Word Lists - the Writer’s secret arsenal
Posted on Jan 17, 2016 by Blackwick
A few weeks ago, one of my writing associates opened my eyes about a writing secret tool I have always taken for granted: Word Lists. As she gathered the writing samples we have just finished discussing, she pointed at my writing desk and let out an excited shriek.
‘Word lists!’ she cupped her cheeks ‘I use them too!’
While she ruffled through my paper stack, I saw her voice taking a more serious tone. Unexpectedly, she looked business-like.
‘Where did you get this?’
I resumed to explaining I have slowly built my own wordlist over the decades; that I've been collecting words since I was 15, arranging them in topic-relevant categories with the sole purpose of enriching and inspiring my writing.
‘Yours is enormous! I've never seen one like it. How much for it?’
Suddenly, we were talking business.
She wouldn't hear it was not for sale; that I've created it for my own writing purpose and no other; that all the 9000 alphabetically-arranged words were simply there to help me build and develop my Characters, Settings, Dialogues, Descriptions and Narrative; that my articles and blog posts pretty much depended on the descriptives and modifiers included therein; that any headline I might attempt would fade without my collection of power verbs. She saw it as a ready-made product and was astounded I have not thought of publishing it yet.
‘This could help writers’ she told me ‘All writers. Did I tell you how I have one myself? Mine’s a little over a page long and I never found one longer than that. Every writer I know uses Word Lists, but none ever thought of publishing theirs’
And then I understood. A writer's greatest instrument was of course, "the word". A writer's ability to turn a phrase was directly linked to how powerful their arsenal of words was. Unknowingly, I had created a resource to fulfil an old need.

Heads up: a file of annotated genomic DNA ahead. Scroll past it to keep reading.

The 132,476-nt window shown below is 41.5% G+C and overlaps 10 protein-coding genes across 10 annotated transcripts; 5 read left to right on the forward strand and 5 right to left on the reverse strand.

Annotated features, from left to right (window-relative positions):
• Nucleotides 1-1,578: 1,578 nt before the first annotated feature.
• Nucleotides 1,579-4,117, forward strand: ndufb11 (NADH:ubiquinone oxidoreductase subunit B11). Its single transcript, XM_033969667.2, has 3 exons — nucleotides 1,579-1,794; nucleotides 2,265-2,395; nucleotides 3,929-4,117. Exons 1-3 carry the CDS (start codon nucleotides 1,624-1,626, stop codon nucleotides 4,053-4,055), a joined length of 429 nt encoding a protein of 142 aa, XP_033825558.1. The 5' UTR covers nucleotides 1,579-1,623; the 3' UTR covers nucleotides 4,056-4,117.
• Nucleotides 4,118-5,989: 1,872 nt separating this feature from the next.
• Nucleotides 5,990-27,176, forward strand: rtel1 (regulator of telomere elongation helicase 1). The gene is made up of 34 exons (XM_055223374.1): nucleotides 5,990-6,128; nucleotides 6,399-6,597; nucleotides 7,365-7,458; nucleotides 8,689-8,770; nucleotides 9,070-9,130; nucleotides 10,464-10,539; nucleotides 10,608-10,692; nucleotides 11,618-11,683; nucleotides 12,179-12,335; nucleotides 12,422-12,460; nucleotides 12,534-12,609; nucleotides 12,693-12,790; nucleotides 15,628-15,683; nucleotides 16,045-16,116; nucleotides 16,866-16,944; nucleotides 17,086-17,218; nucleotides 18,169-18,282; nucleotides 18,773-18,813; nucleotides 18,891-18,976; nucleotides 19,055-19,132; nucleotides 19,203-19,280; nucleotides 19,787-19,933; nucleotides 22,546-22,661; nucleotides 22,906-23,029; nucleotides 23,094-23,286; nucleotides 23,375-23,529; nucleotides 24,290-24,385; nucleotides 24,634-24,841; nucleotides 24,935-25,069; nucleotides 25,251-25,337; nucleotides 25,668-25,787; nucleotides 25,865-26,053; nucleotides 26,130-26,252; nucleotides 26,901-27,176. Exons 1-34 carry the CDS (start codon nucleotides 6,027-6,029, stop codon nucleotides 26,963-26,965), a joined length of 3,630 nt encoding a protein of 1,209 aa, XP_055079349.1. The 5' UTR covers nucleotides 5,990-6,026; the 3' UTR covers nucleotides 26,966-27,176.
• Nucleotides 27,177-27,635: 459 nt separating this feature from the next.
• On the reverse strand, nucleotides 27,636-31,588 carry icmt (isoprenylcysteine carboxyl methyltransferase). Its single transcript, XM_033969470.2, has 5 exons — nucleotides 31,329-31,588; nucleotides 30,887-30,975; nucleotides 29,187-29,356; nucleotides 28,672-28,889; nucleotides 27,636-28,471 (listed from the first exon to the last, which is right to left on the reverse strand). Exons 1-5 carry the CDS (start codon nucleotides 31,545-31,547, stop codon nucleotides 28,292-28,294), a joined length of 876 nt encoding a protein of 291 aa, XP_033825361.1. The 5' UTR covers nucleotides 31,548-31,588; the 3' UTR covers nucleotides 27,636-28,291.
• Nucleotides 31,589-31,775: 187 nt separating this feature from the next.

If for whatever reason, a writer could not find their words, words would come about to finding them instead.
I instantly recognized the curveball in my court, and immediately remembered my countless encounters with big names from the writing and publishing business. They had all used Word Builders. They had all used Word Lists. Those with a limited time at hand had been searching for a good one for the greater part of their writing career. I distinctly remembered being asked whether I could recommend them any good writing resources just to respond in an unwitting shrug. A need for words had existed for the longest time; I just never saw it.
‘Don’t keep it for yourself’ bode my writing associate. ‘This could help millions of writers!’
Three full weeks of uninterrupted work, and it was published. I found it necessary to include a comprehensive explanation of how to use the Word Lists, fully equipped with tips, best practices and examples. I have split my List into sublists, each bound by a separate subject. It is how the Word List came to contain:
A. Character Word List: Feelings, Mores, Traits and Characteristics
B. Settings-Building Thesaurus: Sound, Sight, Touch, Taste, Smell, Patterns and Shapes
C. Character-Building List: Verbs, Descriptives, Modifiers and Values
D. Narrative Word-Building List: Alternatives to SAID, LOOKED and WENT/WALKED
A thorough market research revealed a second surprise: not only my product was unique, but it turned out to be the most extensive, topic-oriented Word Building List ever assembled in the English language. I may not have recognized my secret tool for what it was, but my fellow writers welcomed it warmly, and are calling for it still.
If you’re curious to read more about this Writing Helper, or you're interested to purchase, the Word Lists are available on Amazon, here.
Luise Beatrice is an editor, publisher and author, specialized in novel sagas, genre categories and bestseller theory. She is the owner of Creascriptum, an English publishing house and content-developing agency.